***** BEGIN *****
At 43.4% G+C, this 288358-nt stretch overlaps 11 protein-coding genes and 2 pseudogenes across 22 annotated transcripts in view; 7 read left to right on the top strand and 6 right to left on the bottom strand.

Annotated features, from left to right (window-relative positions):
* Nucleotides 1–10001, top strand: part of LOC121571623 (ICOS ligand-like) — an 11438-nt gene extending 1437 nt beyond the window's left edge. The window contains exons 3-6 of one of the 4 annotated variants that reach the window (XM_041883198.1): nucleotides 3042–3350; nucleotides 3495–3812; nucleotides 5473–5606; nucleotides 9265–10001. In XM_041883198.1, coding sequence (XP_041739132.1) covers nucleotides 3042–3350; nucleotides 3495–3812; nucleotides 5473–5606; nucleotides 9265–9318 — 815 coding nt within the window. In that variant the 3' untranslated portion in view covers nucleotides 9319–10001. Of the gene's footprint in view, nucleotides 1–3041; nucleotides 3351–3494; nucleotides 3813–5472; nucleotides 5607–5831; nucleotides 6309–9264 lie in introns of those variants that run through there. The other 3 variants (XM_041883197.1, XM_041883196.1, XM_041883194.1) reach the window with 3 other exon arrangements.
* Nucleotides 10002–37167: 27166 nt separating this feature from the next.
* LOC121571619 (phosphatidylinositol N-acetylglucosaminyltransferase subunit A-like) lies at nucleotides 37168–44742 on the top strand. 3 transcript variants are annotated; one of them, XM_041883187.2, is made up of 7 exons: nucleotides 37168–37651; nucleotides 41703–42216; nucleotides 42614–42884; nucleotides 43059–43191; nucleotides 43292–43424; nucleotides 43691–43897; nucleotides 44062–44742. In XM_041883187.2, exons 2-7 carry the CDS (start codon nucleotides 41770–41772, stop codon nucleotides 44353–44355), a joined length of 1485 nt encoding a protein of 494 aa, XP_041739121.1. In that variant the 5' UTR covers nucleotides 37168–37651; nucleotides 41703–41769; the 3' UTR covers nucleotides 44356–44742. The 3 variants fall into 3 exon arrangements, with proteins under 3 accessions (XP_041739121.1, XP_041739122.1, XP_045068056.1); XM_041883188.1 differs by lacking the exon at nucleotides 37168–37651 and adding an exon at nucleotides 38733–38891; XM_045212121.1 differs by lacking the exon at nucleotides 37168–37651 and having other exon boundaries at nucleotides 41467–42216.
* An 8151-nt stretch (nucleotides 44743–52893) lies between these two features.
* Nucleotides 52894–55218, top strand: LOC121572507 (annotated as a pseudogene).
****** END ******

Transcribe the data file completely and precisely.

At 43.4% G+C, this 288358-nt stretch overlaps 11 protein-coding genes and 2 pseudogenes across 22 annotated transcripts in view; 7 read left to right on the top strand and 6 right to left on the bottom strand.

Annotated features, from left to right (window-relative positions):
* Nucleotides 1–10001, top strand: part of LOC121571623 (ICOS ligand-like) — an 11438-nt gene extending 1437 nt beyond the window's left edge. The window contains exons 3-6 of one of the 4 annotated variants that reach the window (XM_041883198.1): nucleotides 3042–3350; nucleotides 3495–3812; nucleotides 5473–5606; nucleotides 9265–10001. In XM_041883198.1, coding sequence (XP_041739132.1) covers nucleotides 3042–3350; nucleotides 3495–3812; nucleotides 5473–5606; nucleotides 9265–9318 — 815 coding nt within the window. In that variant the 3' untranslated portion in view covers nucleotides 9319–10001. Of the gene's footprint in view, nucleotides 1–3041; nucleotides 3351–3494; nucleotides 3813–5472; nucleotides 5607–5831; nucleotides 6309–9264 lie in introns of those variants that run through there. The other 3 variants (XM_041883197.1, XM_041883196.1, XM_041883194.1) reach the window with 3 other exon arrangements.
* Nucleotides 10002–37167: 27166 nt separating this feature from the next.
* LOC121571619 (phosphatidylinositol N-acetylglucosaminyltransferase subunit A-like) lies at nucleotides 37168–44742 on the top strand. 3 transcript variants are annotated; one of them, XM_041883187.2, is made up of 7 exons: nucleotides 37168–37651; nucleotides 41703–42216; nucleotides 42614–42884; nucleotides 43059–43191; nucleotides 43292–43424; nucleotides 43691–43897; nucleotides 44062–44742. In XM_041883187.2, exons 2-7 carry the CDS (start codon nucleotides 41770–41772, stop codon nucleotides 44353–44355), a joined length of 1485 nt encoding a protein of 494 aa, XP_041739121.1. In that variant the 5' UTR covers nucleotides 37168–37651; nucleotides 41703–41769; the 3' UTR covers nucleotides 44356–44742. The 3 variants fall into 3 exon arrangements, with proteins under 3 accessions (XP_041739121.1, XP_041739122.1, XP_045068056.1); XM_041883188.1 differs by lacking the exon at nucleotides 37168–37651 and adding an exon at nucleotides 38733–38891; XM_045212121.1 differs by lacking the exon at nucleotides 37168–37651 and having other exon boundaries at nucleotides 41467–42216.
* An 8151-nt stretch (nucleotides 44743–52893) lies between these two features.
* Nucleotides 52894–55218, top strand: LOC121572507 (annotated as a pseudogene).